Building Empathy: A Surprising Reading List For A Better Work Life AOL Jobs Getty The idea of picking up a classic like Anna Karenina might sooner cause some of us to groan -- either from the sheer weight of the thing or from memories of slogging...
Don Cloud's insight:
There's more to building your leadership skills than reading a bunch of leadership books. Leadership is about people, their emotions, hopes, dreams, triumphs, losses, tragedy, and falls from grace. And literary fiction is chocked full of all these human experiences, which makes it a great place to expand your horizons of human perspective and understanding -- and can be a useful tool in your leadership perspective.
Do It Yourself Leadership: Mintzberg and I Forbes Some people seem to always be looking for the things that could make them a better leader; the 7 habits of effective people, the 21 laws of leadership, the 12.5 strengths of leaders, top 10...
Don Cloud's insight:
Being a better leader means carving out the time to think and work on becoming a better leader!
There are no shortcuts ... what time are you spending today, this week, this month, this year, working on being a better leader.
Remember, there's a reason they call it a "work out" ... without the work, it's an "easy out."
Since my life's work has always focused on self-awareness and well being, I have made those two attributes the criterion for people I want to work with. In my course, The Soul of Leadership, I advise (A positive psychology approach to hiring.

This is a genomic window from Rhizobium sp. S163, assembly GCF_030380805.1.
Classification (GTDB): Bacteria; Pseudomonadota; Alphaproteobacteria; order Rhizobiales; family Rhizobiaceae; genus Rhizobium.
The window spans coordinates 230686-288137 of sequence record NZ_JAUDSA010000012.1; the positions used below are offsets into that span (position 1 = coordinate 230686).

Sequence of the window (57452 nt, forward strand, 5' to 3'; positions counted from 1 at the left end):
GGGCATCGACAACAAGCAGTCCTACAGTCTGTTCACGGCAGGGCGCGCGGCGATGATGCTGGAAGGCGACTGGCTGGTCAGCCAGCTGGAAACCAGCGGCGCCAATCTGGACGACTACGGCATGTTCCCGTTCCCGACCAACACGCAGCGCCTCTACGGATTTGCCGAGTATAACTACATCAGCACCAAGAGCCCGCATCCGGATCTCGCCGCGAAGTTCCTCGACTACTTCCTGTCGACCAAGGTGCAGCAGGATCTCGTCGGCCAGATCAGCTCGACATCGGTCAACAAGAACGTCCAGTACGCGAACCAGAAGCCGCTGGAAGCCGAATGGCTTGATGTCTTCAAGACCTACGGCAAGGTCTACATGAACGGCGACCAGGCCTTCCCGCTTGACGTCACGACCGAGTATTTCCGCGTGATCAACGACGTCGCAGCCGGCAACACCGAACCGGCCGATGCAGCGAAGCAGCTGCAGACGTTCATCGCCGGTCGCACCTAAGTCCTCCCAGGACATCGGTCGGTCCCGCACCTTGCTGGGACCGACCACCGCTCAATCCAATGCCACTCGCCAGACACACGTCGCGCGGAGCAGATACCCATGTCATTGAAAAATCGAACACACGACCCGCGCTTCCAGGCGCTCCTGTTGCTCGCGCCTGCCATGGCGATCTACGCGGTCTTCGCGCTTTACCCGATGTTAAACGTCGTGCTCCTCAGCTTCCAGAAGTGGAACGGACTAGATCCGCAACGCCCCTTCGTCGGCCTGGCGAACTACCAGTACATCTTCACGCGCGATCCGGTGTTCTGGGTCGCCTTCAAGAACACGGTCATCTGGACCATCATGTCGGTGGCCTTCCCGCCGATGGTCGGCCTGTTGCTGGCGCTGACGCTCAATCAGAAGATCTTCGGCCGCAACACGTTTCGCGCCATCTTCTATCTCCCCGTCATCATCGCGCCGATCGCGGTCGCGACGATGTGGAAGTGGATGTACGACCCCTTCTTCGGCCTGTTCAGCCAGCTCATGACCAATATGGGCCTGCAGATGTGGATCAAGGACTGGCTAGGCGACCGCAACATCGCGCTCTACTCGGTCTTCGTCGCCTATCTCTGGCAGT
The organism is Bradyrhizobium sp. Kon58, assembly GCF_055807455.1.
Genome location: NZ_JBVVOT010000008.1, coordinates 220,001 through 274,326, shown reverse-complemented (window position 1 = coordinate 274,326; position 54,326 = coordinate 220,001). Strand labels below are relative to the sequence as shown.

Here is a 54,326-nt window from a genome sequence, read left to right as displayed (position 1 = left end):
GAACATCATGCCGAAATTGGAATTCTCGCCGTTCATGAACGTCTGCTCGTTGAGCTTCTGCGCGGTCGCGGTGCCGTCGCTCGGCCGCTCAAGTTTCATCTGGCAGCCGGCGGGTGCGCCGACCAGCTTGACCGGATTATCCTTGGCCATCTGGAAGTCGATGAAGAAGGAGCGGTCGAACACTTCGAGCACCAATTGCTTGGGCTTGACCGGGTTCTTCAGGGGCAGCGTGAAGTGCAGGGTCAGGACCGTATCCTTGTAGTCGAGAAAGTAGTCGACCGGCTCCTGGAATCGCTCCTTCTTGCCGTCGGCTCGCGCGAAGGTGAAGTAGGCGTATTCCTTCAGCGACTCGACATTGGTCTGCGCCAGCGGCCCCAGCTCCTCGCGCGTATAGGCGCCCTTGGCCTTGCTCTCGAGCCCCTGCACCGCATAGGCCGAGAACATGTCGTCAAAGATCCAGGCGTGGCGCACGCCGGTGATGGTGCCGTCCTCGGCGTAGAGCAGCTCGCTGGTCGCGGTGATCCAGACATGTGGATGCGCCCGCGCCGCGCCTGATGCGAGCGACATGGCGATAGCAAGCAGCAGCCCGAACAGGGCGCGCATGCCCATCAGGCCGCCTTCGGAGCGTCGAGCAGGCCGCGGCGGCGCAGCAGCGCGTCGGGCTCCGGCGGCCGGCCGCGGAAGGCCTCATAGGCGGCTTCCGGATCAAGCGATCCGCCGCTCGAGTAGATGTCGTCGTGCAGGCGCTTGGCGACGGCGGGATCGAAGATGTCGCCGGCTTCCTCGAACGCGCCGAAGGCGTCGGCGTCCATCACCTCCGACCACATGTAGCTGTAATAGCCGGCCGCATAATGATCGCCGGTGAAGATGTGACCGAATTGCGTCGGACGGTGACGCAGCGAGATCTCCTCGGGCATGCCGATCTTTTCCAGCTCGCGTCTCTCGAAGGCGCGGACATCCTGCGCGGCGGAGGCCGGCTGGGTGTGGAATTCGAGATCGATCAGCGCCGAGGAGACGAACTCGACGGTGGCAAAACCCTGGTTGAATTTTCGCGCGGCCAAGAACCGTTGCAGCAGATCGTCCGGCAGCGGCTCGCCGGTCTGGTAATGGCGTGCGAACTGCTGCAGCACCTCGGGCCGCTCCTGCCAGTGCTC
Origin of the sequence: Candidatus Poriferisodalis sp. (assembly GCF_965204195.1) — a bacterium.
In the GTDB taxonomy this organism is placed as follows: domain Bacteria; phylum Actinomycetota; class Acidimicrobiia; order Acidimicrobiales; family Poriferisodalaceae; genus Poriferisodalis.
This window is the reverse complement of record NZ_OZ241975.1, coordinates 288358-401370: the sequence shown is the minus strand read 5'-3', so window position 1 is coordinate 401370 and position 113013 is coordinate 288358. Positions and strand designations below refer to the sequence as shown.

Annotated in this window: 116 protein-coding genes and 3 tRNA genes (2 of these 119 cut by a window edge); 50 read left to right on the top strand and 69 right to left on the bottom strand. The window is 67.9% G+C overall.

Great article ... thanks for sharing. And I'll piggyback that a leaders purpose is to create this condition/environment: "the real magic of an organization is realized when employees are able to utilize their top strengths and talents the majority of the time."
Curious question ... although leaders do help pull all the pieces together, is it possible that sometimes even the leader doesn't quite have a sense of the big picture but inherently directs progress towards a yet-to-be-seen target?
Good insights in what it means to be a mentor while avoiding the trap of becoming your mentees "rescuer". As leaders grow subordinate leaders, it's important to mentor and to help open doors of opportunity that would good for your mentee's growth, but it's even more important that the mentee stands on his/her own feet and is not dependent upon the leader. Remember, you can show them the doors, but they have to walk through them (you can't do it for them).
Every decision a leader makes is tangible evidence of his/her beliefs and values and that reflected of the organizations culture. Who you hire, grow, develop, and promote says more about your values and that of the organization than any words.
Truly innovative, successful individuals get to where they are not by selling a product, but by selling what they believe. What drives their success is the ability to inspire, and at the core -- it is emotional IQ.